Nir Gilad of London-based Nous Design is the genius behind the interiors of some of the world’s poshest hotels and spas.
The developers of a new luxury hotel in the Galilee, to be the largest all-suite hotel in Israel, put the interior design of the project into the hands of Nir Gilad of Nous Design in London. The choice makes sense. Gilad, one of the world’s hottest go-to guys for high-end leisure centers, is Israeli.
“It’s going to be fantastic,” he tells ISRAEL21c. “We are creating a true sense of travel to a remote destination. You’ll get the feeling of being on a faraway holiday in a place that is connected to the beautiful lake settings but still gives a feeling of being detached from time.”
Some of the world’s poshest hotels and spas are appointed by Gilad, who founded London-based Nous Design two years ago after 15 years in the industry.
One of his splashiest jobs was the $1.4 billion Mardan Palace in Antalya, Turkey’s first five-star destination resort opened in May 2009. With 700 rooms and 70 luxury villas, words like “opulent” and “palatial” don’t begin to describe the property.
“It was the most money ever spent on a hotel in Turkey and gave us the opportunity to create extraordinary spaces which the guests love, such as an underwater restaurant, luxury suites, a tower of eight restaurants and large ballrooms,” Gilad says. The opening ceremonies featured a million euros’ worth of fireworks and a celebrity lineup including Seal, Sharon Stone and Richard Gere.
“We have to understand the high-end market and potential guests’ expectations at this level,” he explains. “What is true luxury? For some people it is as simple as sitting on a sofa facing the ocean; for others it is gilded interiors and ever-flowing champagne. We need to cater for all and anticipate their needs before they do.”
He is ever mindful of surroundings. “We always attempt to link the concept of the development back to the original roots of the land, to understand and celebrate the history of the location. We take a few symbols or key features that belong to the place and find a subtle way to incorporate them inside. People appreciate and remember that, and locals feel they are part of the process.”
A prime example is the refurbishment of the Marriott Cairo Hotel and Casino, where the Nous Design staff was challenged to enhance the reception experience for travelers arriving in a hot, humid climate in a multi-cultural environment.
“What do they need? Do they have somebody to speak to? We custom-make that environment in many cases. A lot of the time it’s a matter of very simple things to make guests feel secure and confident they are getting value for their money.”
‘We don’t just do space planning’
Born in 1970, Gilad was raised in Kiryat Bialik near Haifa, one son among four daughters of an interior designer and an engineer.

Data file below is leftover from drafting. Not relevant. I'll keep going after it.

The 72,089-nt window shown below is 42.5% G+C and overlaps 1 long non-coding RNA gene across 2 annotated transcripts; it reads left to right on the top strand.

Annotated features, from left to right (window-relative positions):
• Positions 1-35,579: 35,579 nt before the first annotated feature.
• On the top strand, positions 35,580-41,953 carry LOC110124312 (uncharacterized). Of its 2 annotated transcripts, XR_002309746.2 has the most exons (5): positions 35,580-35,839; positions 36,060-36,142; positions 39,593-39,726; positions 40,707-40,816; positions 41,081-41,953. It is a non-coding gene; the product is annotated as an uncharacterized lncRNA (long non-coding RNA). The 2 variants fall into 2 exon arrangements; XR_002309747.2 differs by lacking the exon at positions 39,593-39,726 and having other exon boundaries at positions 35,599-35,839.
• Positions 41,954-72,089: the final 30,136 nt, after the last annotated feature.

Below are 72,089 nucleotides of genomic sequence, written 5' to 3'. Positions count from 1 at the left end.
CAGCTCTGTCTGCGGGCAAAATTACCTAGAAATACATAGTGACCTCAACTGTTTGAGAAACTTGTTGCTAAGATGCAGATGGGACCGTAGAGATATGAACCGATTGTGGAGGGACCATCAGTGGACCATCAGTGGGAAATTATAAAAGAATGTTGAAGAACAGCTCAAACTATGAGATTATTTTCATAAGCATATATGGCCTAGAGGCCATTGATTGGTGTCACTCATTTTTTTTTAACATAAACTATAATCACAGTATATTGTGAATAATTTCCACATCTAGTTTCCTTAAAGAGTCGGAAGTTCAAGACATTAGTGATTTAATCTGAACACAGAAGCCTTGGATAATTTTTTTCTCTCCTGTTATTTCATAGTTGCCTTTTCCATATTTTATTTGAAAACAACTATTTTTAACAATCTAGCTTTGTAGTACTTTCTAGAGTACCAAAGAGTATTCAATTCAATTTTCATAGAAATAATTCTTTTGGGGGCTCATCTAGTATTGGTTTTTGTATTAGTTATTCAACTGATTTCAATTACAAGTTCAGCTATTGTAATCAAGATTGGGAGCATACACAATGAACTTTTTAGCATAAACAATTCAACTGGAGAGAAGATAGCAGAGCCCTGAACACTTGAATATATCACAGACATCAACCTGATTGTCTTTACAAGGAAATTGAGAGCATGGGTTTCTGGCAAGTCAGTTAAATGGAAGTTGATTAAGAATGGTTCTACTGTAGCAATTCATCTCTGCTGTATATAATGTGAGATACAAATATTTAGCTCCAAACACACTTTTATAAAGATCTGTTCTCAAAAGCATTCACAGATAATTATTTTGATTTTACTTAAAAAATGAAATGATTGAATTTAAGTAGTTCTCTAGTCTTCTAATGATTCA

“I grew up looking at drawing boards and got familiar with carpentry, woodwork and stone because I lived around it all my childhood,” he says.
After his military service, Gilad traveled around and lived in Australia for awhile before returning to study architecture and product design in Holon. He began designing restaurant interiors and leisure centers in Israel in 1994.
“By 2000, I decided I needed more international experience in the leisure industries including country clubs, conference centers and hotels. London was gaining a reputation as a worldwide design center. I never thought I’d end up staying, but the projects became more and more interesting and I thought that I can develop myself here.”
Nous Design works with some of the biggest hoteliers in the world. Gilad accepts plenty of commissions in Israel, such as the refurbishment of Isrotel’s Royal Beach Resort in Eilat and the Orchid Park Plaza in Tel Aviv.
Whether it’s the Sheraton Heathrow Airport, projects in Moscow, Rome, or private development in the Maldives, the common thread is an organic interior in which the sights, sounds and even smells are part of a balanced whole.
“We don’t just do space planning,” Gilad stresses. “Everything is linked, from the function and use of each space, to the materials, colors and textures, to how sound and light resonate. It all comes down to the small details. A chair does not stand on its own but in the context of a space in a building in a city. We’re very much asking the question, ‘Why this chair?’ That’s very important.”
His North London home, shared with his Canadian-born wife and their two-year-old daughter, displays an eclectic mix of items representing various periods of his life. “I like raw materials and use them as much as possible,” says Gilad.
That affinity also finds expression in his love of diving and “exploring countries that are not on tourist maps, including Madagascar — places where I can get inspired. The best part of traveling is the conversations that you have with people on the way, small moments that have the potential to change your life.”